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shot clock
Shot garland
Shot gauge
shot glass
shot hole
shot in the arm
shot in the dark
Shot locker
shot metal
Shot of a cable
Shot prop
shot put
shot putter
Shot samples
shot through
Shot window
Shot-clog
Shot-free
Shot-proof
shot-putter
shotcrete
Shote
shotgun
shotgun cottage
shotgun house
shotgun marriage

shot tower definitions

WordNet (r) 3.0 (2005)

n
1: tower of a kind once used to make shot; molten lead was poured through a sieve and dropped into water

Webster's 1913 Dictionary

Shot Shot, n.; pl. Shotor Shots. [OE. shot, schot, AS. gesceot a missile; akin to D. schot a shot, shoot, G. schuss, geschoss a missile, Icel. skot a throwing, a javelin, and E. shoot, v.t. [root]159. See Shoot, and cf. Shot a share.] 1. The act of shooting; discharge of a firearm or other weapon which throws a missile. He caused twenty shot of his greatest cannon to be made at the king's army. --Clarendon. 2. A missile weapon, particularly a ball or bullet; specifically, whatever is discharged as a projectile from firearms or cannon by the force of an explosive. Note: Shot used in war is of various kinds, classified according to the material of which it is composed, into lead, wrought-iron, and cast-iron; according to form, into spherical and oblong; according to structure and modes of operation, into solid, hollow, and case. See Bar shot, Chain shot, etc., under Bar, Chain, etc. 3. Small globular masses of lead, of various sizes, -- used chiefly for killing game; as, bird shot; buckshot. 4. The flight of a missile, or the distance which it is, or can be, thrown; as, the vessel was distant more than a cannon shot. 5. A marksman; one who practices shooting; as, an exellent shot. Shot belt, a belt having a pouch or compartment for carrying shot. Shot cartridge, a cartridge containing powder and small shot, forming a charge for a shotgun. Shot garland (Naut.), a wooden frame to contain shot, secured to the coamings and ledges round the hatchways of a ship. Shot gauge, an instrument for measuring the diameter of round shot. --Totten. shot hole, a hole made by a shot or bullet discharged. Shot locker (Naut.), a strongly framed compartment in the hold of a vessel, for containing shot. Shot of a cable (Naut.), the splicing of two or more cables together, or the whole length of the cables thus united. Shot prop (Naut.), a wooden prop covered with tarred hemp, to stop a hole made by the shot of an enemy in a ship's side. Shot tower, a lofty tower for making shot, by dropping from its summit melted lead in slender streams. The lead forms spherical drops which cool in the descent, and are received in water or other liquid. Shot window, a window projecting from the wall. Ritson, quoted by Halliwell, explains it as a window that opens and shuts; and Wodrow describes it as a window of shutters made of timber and a few inches of glass above them.

Webster's 1913 Dictionary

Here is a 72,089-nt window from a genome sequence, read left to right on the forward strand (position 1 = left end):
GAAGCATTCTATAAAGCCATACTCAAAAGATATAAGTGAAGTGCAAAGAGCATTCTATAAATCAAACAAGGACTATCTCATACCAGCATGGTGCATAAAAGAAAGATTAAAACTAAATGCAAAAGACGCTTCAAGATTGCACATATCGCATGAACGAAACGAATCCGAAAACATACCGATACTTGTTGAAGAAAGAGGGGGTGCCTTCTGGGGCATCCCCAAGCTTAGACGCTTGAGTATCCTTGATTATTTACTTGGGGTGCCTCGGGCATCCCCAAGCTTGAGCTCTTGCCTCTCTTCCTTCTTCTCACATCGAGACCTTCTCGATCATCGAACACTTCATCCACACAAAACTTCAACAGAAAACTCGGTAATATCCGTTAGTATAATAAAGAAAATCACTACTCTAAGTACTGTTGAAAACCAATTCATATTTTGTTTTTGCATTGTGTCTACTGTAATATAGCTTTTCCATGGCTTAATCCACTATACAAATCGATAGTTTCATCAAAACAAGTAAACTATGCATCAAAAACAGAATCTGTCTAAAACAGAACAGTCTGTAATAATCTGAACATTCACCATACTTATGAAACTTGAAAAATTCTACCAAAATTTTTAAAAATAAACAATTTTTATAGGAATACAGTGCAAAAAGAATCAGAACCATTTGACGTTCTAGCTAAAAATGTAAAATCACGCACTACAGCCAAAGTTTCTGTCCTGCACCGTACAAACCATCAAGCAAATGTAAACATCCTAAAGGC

Tower Tow"er, n. [OE. tour,tor,tur, F. tour, L. turris; akin to Gr. ?; cf. W. twr a tower, Ir. tor a castle, Gael. torr a tower, castle. Cf. Tor, Turret.] 1. (Arch.) (a) A mass of building standing alone and insulated, usually higher than its diameter, but when of great size not always of that proportion. (b) A projection from a line of wall, as a fortification, for purposes of defense, as a flanker, either or the same height as the curtain wall or higher. (c) A structure appended to a larger edifice for a special purpose, as for a belfry, and then usually high in proportion to its width and to the height of the rest of the edifice; as, a church tower. 2. A citadel; a fortress; hence, a defense. Thou hast been a shelter for me, and a strong tower from the enemy. --Ps. lxi. 3. 3. A headdress of a high or towerlike form, fashionable about the end of the seventeenth century and until 1715; also, any high headdress. Lay trains of amorous intrigues In towers, and curls, and periwigs. --Hudibras. 4. High flight; elevation. [Obs.] --Johnson. Gay Lussac's tower (Chem.), a large tower or chamber used in the sulphuric acid process, to absorb (by means of concentrated acid) the spent nitrous fumes that they may be returned to the Glover's tower to be reemployed. See Sulphuric acid, under Sulphuric, and Glover's tower, below. Glover's tower (Chem.), a large tower or chamber used in the manufacture of sulphuric acid, to condense the crude acid and to deliver concentrated acid charged with nitrous fumes. These fumes, as a catalytic, effect the conversion of sulphurous to sulphuric acid. See Sulphuric acid, under Sulphuric, and Gay Lussac's tower, above. Round tower. See under Round, a. Shot tower. See under Shot. Tower bastion (Fort.), a bastion of masonry, often with chambers beneath, built at an angle of the interior polygon of some works. Tower mustard (Bot.), the cruciferous plant Arabis perfoliata. Tower of London, a collection of buildings in the eastern part of London, formerly containing a state prison, and now used as an arsenal and repository of various objects of public interest.




 


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